2020 marks the 50th year since the original Earth Day. As we move into a new decade, organizations like Earth Day Northwest 2020 are working to shift the focus from one day of action to long term commitments to sustainability.

Here, we look back at the impact of the original Earth Day, reflect on the challenges and celebrations of today, and plan how to bring the ethos of Earth Day with us throughout the next decade and the ones to follow despite the uncertain times we live in. 

History and Impact of Earth Day 1970

On April 22nd, 1970, 20 million Americans (~10% of the population at the time) took to the streets to participate in the first Earth Day. Gaylord Nelson was inspired by the student anti-war movement to make clear to National politicians that “there was broad and deep support for the environmental movement.”

In the decade leading up to the first Earth Day, environmental degradation was quickly rising to the forefront of the public’s concerns- from Rachel Carson’s Silent Spring highlighting the toxicity of DDT and other pesticides; to the 1969 oil spill that dumped three million gallons of oil in to the Santa Barbara channel. Earth Day’s aim was to educate, encourage local grassroots actions, and to show American political leaders that the public was ready for substantial action on the environment.

As Nelson reflects in Earth Day ’70: What it meant, the decade following the first Earth Day brought regulations including:


  • the Clean Air Act,
  • the Water Quality Improvement Act,
  • the Water Pollution and Control Act Amendments,
  • the Resource Recovery Act,
  • the Resource Conservation and Recovery Act,
  • the Toxic Substances Control Act,
  • the Occupational Safety and Health Act,
  • the Federal Environmental Pesticide Control Act,
  • the Endangered Species Act,
  • the Safe Drinking Water Act,
  • the Federal Land Policy and Management Act, and
  • the Surface Mining Control and Reclamation Act.

“So long as the human species inhabits the Earth, proper management of its resources will be the most fundamental issue we face.” – Gaylord Nelson

Where are we today?

While we have come a long way since the first Earth Day, we still face many challenges. Environmental justice, climate change, and the rollback of environmental regulations are some primary concerns as we prepare to celebrate Earth Day 2020. Although we face many environmental challenges in the decades to come; there is still cause for celebration and reflection of where we are now- including the Green Seattle Partnership.

Ways to Celebrate and Engage

Here at the Green Seattle Partnership we usually celebrate Earth Day by getting people out and volunteering in our parks! Unfortunatly, due to the dangers of congregrating in groups, and Washington’s Stay Home, Stay Healthy order, that is not an option this year. We know that many people still want to celebrate though – the suggestions below can all be done from the safety of your home!



Support funding for the Legacy Roads and Trails Program

This Forest Service Program – started in 2008 – is a widely popular, bi-partisan conservation program that directs USFS work to urgently needed road decommissioning, road and trail repair and maintenance, and removal of fish passage barriers. In 2019 the budget was cut – but can connect you with your representative to show your support of the program!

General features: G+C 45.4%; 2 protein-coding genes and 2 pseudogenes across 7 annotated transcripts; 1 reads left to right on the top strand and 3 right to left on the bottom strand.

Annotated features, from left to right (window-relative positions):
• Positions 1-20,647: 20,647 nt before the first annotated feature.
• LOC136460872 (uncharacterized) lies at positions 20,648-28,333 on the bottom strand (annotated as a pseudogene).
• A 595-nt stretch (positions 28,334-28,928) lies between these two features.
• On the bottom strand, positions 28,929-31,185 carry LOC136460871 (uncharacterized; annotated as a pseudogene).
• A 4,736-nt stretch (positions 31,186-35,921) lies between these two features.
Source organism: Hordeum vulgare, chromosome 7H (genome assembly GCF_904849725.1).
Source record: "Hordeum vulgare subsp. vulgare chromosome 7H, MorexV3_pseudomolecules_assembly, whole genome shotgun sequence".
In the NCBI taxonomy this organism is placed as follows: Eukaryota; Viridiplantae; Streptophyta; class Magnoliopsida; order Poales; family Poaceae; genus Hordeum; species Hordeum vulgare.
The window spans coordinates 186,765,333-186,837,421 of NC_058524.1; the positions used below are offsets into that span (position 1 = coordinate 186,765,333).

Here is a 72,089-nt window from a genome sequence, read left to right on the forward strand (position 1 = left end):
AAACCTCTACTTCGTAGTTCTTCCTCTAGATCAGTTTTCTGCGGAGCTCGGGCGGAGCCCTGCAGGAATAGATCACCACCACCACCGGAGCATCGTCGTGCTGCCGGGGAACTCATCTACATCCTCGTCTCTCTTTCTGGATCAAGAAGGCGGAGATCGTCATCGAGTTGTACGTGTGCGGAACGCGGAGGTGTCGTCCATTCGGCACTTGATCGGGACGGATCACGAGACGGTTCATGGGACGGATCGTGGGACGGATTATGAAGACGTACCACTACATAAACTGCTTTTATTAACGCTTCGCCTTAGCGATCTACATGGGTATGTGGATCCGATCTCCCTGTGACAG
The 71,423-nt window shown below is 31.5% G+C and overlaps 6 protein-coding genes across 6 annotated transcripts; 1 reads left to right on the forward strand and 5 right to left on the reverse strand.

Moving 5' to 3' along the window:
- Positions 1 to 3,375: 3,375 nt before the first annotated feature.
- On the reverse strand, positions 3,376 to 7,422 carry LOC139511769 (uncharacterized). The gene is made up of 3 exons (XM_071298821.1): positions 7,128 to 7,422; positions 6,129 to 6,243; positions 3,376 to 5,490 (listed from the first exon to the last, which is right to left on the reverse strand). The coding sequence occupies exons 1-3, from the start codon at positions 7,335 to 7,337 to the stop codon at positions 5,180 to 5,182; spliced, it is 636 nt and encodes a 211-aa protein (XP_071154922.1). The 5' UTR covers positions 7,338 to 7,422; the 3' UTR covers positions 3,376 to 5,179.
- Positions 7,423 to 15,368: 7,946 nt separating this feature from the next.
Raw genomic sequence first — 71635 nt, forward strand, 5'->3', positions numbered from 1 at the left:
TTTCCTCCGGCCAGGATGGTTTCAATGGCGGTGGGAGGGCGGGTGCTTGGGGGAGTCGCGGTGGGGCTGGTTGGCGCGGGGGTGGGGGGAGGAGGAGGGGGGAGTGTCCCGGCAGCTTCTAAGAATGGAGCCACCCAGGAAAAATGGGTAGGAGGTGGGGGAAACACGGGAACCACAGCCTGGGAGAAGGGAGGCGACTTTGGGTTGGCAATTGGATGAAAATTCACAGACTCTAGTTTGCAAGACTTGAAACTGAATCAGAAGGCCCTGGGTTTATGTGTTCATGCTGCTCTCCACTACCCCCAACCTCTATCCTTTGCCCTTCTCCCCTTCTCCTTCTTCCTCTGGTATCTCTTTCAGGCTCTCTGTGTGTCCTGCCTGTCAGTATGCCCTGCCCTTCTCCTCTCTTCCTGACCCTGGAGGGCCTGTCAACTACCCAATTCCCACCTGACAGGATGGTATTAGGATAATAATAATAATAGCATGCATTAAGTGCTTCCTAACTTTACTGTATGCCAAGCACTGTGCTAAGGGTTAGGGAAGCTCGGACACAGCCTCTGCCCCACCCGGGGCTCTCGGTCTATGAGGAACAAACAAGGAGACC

Protect the Skagit Headwaters from Mining!

The Skagit River flows from the mountains of British Colombia all the way to the Puget Sound. Unfortunalty and unprotected areas of the headwaters is currently being considered as a new mining site by the B.C. government. Contact your representative today and ask them to send a message to the B.C. government to deny the mining permit and protect the Skagit River andthe Puget Sound.

Report Pollution!

Did you know that you can report pollution incidents that you observe to Puget Soundkeeper? They will follow up with the appropriate agencies, make sure a clean-up occures and persue legal action if appropriate. They can’t do any of this if they don’t know pollution is happening though!

How to Write a Public comment

One of the ways we can stand up for the environment is by writing public comments on proposed changes to legislation. Especially now, as many the the environmental policies that help us maintain a clean and healthy environment are threatened with rolebacks submiting comments is a great way to show your support for the environment. Check out this guide for how to write a comment: Comment-Writing-101

Attend a Webinar

Join Earth Strategy at 3pm on Monday, April 20th to learn about how consumers are often held responsible for damaging the planet. Education Lead, Shreya, will talk about the history of this narrative and what we can do moving forward. Register here.

Voices Carry

Earth Day 2020 asked 50  influential regional and national voices to share their vision of a positive future over the next 5 years. Watch what’s happening on their Instagram, and follow the hashtag #voicescarry2020.

Beyond Earth Day 2020


April 22nd marks 50 years since the first ever Earth Day. With the 50th anniversary comes a restructuring of Earth Day- from a single day of action to something bigger and more impactful. Earth Day Northwest 2020 defines it as the #Big5; using the next 5 months/years/decades to work on collective action towards renewable energy, clean and equitable transportation, zero waste, healthy and sustainable food, and clean air and water.

Let Earth Day 2020 be a catalyst for the new decade- where we work collectively to address environmental issues in a just and equitable way and ensure that our community is livable and healthy. Your role in this is up to you, but here are a few ideas on how you can take action for Earth Day 2020.

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